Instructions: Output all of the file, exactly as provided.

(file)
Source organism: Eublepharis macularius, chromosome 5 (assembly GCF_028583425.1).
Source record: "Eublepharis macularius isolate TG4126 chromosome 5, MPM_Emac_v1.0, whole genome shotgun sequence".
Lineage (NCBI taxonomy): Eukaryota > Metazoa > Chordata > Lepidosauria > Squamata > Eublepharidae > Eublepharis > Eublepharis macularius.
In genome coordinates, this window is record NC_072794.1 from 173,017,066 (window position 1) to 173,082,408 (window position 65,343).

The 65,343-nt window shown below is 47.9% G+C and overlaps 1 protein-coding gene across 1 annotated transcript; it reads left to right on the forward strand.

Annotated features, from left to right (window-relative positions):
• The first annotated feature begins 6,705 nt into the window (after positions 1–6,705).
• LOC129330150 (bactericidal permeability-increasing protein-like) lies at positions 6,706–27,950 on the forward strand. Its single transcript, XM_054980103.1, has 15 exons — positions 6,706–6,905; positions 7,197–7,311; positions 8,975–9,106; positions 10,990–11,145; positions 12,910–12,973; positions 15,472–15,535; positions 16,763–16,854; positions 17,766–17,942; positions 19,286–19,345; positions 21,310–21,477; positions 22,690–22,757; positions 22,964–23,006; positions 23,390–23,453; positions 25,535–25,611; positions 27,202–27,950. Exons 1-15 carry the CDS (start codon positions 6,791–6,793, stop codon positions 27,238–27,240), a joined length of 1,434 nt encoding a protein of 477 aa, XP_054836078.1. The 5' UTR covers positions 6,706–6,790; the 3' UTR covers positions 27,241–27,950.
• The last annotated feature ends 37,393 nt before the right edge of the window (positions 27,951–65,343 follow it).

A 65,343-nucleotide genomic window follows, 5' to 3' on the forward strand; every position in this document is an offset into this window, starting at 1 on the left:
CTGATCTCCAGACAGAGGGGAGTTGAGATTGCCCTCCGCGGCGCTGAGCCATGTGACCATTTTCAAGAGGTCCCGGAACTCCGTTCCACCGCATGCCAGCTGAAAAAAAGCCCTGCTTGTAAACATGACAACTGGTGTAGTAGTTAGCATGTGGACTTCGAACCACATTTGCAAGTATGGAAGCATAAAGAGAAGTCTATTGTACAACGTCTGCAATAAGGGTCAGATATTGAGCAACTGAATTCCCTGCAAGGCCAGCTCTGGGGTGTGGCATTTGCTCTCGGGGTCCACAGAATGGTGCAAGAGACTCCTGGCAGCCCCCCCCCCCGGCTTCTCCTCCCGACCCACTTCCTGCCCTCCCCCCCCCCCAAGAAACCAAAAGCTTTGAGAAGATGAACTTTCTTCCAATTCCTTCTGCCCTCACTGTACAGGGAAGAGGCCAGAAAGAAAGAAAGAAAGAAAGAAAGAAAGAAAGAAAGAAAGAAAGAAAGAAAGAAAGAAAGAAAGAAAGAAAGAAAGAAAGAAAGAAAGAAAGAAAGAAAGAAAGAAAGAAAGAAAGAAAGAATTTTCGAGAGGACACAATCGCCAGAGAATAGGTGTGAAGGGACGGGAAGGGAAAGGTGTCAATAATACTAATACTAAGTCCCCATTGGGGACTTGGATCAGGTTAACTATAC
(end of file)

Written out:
Source organism: Eublepharis macularius, chromosome 5 (assembly GCF_028583425.1).
Source record: "Eublepharis macularius isolate TG4126 chromosome 5, MPM_Emac_v1.0, whole genome shotgun sequence".
Lineage (NCBI taxonomy): Eukaryota > Metazoa > Chordata > Lepidosauria > Squamata > Eublepharidae > Eublepharis > Eublepharis macularius.
In genome coordinates, this window is record NC_072794.1 from 173,017,066 (window position 1) to 173,082,408 (window position 65,343).

The 65,343-nt window shown below is 47.9% G+C and overlaps 1 protein-coding gene across 1 annotated transcript; it reads left to right on the forward strand.

Annotated features, from left to right (window-relative positions):
• The first annotated feature begins 6,705 nt into the window (after positions 1–6,705).
• LOC129330150 (bactericidal permeability-increasing protein-like) lies at positions 6,706–27,950 on the forward strand. Its single transcript, XM_054980103.1, has 15 exons — positions 6,706–6,905; positions 7,197–7,311; positions 8,975–9,106; positions 10,990–11,145; positions 12,910–12,973; positions 15,472–15,535; positions 16,763–16,854; positions 17,766–17,942; positions 19,286–19,345; positions 21,310–21,477; positions 22,690–22,757; positions 22,964–23,006; positions 23,390–23,453; positions 25,535–25,611; positions 27,202–27,950. Exons 1-15 carry the CDS (start codon positions 6,791–6,793, stop codon positions 27,238–27,240), a joined length of 1,434 nt encoding a protein of 477 aa, XP_054836078.1. The 5' UTR covers positions 6,706–6,790; the 3' UTR covers positions 27,241–27,950.
• The last annotated feature ends 37,393 nt before the right edge of the window (positions 27,951–65,343 follow it).

A 65,343-nucleotide genomic window follows, 5' to 3' on the forward strand; every position in this document is an offset into this window, starting at 1 on the left:
CTGATCTCCAGACAGAGGGGAGTTGAGATTGCCCTCCGCGGCGCTGAGCCATGTGACCATTTTCAAGAGGTCCCGGAACTCCGTTCCACCGCATGCCAGCTGAAAAAAAGCCCTGCTTGTAAACATGACAACTGGTGTAGTAGTTAGCATGTGGACTTCGAACCACATTTGCAAGTATGGAAGCATAAAGAGAAGTCTATTGTACAACGTCTGCAATAAGGGTCAGATATTGAGCAACTGAATTCCCTGCAAGGCCAGCTCTGGGGTGTGGCATTTGCTCTCGGGGTCCACAGAATGGTGCAAGAGACTCCTGGCAGCCCCCCCCCCCGGCTTCTCCTCCCGACCCACTTCCTGCCCTCCCCCCCCCCCAAGAAACCAAAAGCTTTGAGAAGATGAACTTTCTTCCAATTCCTTCTGCCCTCACTGTACAGGGAAGAGGCCAGAAAGAAAGAAAGAAAGAAAGAAAGAAAGAAAGAAAGAAAGAAAGAAAGAAAGAAAGAAAGAAAGAAAGAAAGAAAGAAAGAAAGAAAGAAAGAAAGAAAGAAAGAAAGAAAGAAAGAAAGAATTTTCGAGAGGACACAATCGCCAGAGAATAGGTGTGAAGGGACGGGAAGGGAAAGGTGTCAATAATACTAATACTAAGTCCCCATTGGGGACTTGGATCAGGTTAACTATAC